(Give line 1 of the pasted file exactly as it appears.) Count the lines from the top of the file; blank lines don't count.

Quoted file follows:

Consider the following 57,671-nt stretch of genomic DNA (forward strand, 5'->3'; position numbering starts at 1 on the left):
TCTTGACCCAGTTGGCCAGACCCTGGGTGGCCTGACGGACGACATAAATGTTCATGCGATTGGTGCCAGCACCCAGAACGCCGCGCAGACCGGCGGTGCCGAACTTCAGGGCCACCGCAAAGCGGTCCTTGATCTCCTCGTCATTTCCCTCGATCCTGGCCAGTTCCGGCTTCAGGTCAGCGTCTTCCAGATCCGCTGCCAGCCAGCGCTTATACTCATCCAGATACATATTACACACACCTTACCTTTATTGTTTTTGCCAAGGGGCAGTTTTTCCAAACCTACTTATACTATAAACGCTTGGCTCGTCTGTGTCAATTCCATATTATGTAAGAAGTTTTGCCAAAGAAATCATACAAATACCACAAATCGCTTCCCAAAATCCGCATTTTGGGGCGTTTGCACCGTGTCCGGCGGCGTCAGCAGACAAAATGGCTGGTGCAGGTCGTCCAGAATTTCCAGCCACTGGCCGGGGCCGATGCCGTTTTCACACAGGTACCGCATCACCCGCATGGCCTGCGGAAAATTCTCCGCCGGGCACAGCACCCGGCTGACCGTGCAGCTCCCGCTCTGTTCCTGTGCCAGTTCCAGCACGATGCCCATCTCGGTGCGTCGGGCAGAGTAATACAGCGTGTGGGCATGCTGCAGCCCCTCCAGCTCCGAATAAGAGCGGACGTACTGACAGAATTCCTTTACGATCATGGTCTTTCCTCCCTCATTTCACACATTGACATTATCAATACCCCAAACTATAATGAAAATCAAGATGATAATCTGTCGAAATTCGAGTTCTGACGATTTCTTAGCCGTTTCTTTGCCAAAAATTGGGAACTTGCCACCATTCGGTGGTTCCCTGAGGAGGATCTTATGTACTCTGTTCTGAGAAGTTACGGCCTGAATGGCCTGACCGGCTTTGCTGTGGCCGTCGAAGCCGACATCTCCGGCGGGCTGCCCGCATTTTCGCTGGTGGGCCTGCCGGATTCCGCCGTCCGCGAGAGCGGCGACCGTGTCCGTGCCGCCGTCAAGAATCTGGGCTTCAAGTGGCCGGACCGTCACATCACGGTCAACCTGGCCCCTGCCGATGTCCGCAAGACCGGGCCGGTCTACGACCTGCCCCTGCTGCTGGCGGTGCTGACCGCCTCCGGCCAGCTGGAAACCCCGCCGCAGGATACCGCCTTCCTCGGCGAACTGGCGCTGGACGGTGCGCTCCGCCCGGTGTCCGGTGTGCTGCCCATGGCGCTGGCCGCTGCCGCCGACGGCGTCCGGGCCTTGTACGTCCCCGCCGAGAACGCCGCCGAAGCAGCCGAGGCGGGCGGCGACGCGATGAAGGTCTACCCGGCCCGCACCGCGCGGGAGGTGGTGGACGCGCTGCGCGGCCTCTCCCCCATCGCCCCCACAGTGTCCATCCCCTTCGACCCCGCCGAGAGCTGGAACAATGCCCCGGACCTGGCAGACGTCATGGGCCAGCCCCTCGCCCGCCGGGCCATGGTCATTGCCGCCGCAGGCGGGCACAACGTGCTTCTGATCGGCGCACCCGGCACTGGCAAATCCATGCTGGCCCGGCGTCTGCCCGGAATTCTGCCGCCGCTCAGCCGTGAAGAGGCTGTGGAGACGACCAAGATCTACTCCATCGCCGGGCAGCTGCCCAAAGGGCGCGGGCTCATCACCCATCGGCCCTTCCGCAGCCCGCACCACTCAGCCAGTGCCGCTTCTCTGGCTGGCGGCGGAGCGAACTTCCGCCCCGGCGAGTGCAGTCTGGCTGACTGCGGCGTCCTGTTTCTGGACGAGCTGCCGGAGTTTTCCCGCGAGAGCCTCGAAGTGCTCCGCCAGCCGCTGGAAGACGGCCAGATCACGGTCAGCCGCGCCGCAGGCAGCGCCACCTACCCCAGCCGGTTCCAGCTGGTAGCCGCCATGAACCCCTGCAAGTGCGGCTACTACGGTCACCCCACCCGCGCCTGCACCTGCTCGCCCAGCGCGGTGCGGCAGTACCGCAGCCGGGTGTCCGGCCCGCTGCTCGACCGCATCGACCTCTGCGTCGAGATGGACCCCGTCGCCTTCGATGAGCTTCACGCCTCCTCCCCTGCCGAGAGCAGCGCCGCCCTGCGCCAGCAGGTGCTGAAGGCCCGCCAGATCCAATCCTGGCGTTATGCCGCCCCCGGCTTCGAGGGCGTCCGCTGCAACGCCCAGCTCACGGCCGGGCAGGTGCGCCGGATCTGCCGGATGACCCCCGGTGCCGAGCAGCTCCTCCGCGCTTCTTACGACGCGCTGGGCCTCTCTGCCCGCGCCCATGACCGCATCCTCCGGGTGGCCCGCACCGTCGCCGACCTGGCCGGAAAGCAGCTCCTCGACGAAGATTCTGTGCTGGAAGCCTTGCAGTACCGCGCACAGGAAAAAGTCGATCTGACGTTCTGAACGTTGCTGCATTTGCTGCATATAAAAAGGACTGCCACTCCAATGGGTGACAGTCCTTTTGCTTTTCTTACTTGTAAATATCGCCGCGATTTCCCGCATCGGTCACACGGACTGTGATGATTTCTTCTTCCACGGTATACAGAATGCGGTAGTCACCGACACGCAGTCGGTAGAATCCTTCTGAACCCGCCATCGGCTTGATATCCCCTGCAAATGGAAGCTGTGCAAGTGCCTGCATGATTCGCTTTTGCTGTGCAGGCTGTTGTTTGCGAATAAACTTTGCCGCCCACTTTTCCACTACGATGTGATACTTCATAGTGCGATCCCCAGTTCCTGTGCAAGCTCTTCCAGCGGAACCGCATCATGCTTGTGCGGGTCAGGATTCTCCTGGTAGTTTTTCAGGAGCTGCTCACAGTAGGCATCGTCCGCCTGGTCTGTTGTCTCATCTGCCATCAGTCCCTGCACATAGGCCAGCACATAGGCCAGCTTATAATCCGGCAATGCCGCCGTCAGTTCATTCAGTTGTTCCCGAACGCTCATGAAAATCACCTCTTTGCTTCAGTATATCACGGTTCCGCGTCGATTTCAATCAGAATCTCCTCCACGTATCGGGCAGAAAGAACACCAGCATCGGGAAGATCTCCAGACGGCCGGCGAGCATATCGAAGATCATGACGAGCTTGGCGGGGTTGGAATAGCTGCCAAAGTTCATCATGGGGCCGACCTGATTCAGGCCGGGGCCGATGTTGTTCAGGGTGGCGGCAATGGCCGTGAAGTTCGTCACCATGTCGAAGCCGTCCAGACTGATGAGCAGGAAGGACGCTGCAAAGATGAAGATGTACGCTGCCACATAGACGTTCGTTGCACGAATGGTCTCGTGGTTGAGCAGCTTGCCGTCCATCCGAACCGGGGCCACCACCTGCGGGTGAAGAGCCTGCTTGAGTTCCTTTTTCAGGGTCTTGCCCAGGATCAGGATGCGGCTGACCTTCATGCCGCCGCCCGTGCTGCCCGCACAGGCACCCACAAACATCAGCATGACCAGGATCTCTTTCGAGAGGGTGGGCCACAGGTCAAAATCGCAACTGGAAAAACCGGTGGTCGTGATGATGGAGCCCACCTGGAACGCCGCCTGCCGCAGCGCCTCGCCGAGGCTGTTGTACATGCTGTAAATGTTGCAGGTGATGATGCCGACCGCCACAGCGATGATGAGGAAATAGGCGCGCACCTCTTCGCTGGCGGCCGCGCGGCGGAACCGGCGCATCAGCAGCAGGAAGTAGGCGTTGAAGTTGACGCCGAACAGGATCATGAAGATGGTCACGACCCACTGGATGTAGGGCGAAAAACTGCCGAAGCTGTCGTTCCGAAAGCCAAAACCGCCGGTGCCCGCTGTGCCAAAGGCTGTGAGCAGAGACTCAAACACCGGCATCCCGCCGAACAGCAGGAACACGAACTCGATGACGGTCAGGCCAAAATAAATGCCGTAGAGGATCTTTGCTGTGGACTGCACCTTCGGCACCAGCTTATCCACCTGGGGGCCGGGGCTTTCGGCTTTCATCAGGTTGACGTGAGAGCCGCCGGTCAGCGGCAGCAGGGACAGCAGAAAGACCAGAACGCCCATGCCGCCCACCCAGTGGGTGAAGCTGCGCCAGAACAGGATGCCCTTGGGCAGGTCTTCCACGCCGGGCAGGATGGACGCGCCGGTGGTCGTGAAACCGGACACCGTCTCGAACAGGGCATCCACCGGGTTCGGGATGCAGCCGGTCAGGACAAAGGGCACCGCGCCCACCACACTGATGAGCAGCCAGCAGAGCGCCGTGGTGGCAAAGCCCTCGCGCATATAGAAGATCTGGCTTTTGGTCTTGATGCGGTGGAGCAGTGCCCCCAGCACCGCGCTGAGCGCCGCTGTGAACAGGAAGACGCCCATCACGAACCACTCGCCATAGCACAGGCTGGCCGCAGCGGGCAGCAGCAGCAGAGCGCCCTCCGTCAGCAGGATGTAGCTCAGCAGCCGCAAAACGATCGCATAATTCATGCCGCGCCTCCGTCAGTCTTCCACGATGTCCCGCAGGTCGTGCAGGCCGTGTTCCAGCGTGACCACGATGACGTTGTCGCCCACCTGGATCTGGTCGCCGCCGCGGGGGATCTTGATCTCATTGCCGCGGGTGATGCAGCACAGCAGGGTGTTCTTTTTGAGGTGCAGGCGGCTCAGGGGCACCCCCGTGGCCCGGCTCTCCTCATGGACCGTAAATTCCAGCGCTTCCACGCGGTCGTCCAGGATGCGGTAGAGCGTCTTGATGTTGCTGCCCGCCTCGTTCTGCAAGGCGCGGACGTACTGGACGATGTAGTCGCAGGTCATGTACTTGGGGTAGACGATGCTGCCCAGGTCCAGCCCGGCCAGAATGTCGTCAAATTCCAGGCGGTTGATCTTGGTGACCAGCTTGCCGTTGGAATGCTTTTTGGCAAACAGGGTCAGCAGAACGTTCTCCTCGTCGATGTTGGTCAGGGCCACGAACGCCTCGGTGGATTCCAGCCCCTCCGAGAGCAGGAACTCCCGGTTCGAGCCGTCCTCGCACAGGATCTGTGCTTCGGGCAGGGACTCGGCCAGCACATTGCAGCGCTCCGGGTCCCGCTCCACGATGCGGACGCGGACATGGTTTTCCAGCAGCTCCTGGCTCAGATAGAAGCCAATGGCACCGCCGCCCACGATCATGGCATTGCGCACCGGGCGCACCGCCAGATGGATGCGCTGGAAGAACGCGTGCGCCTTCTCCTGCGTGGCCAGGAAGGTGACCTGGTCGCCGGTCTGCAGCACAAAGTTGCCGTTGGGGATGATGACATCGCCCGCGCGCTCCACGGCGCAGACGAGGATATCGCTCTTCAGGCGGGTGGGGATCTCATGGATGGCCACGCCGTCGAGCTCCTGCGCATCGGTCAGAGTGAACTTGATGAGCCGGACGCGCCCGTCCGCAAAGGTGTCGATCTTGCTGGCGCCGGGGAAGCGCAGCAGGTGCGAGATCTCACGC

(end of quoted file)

Consider the following 57,671-nt stretch of genomic DNA (forward strand, 5'->3'; position numbering starts at 1 on the left):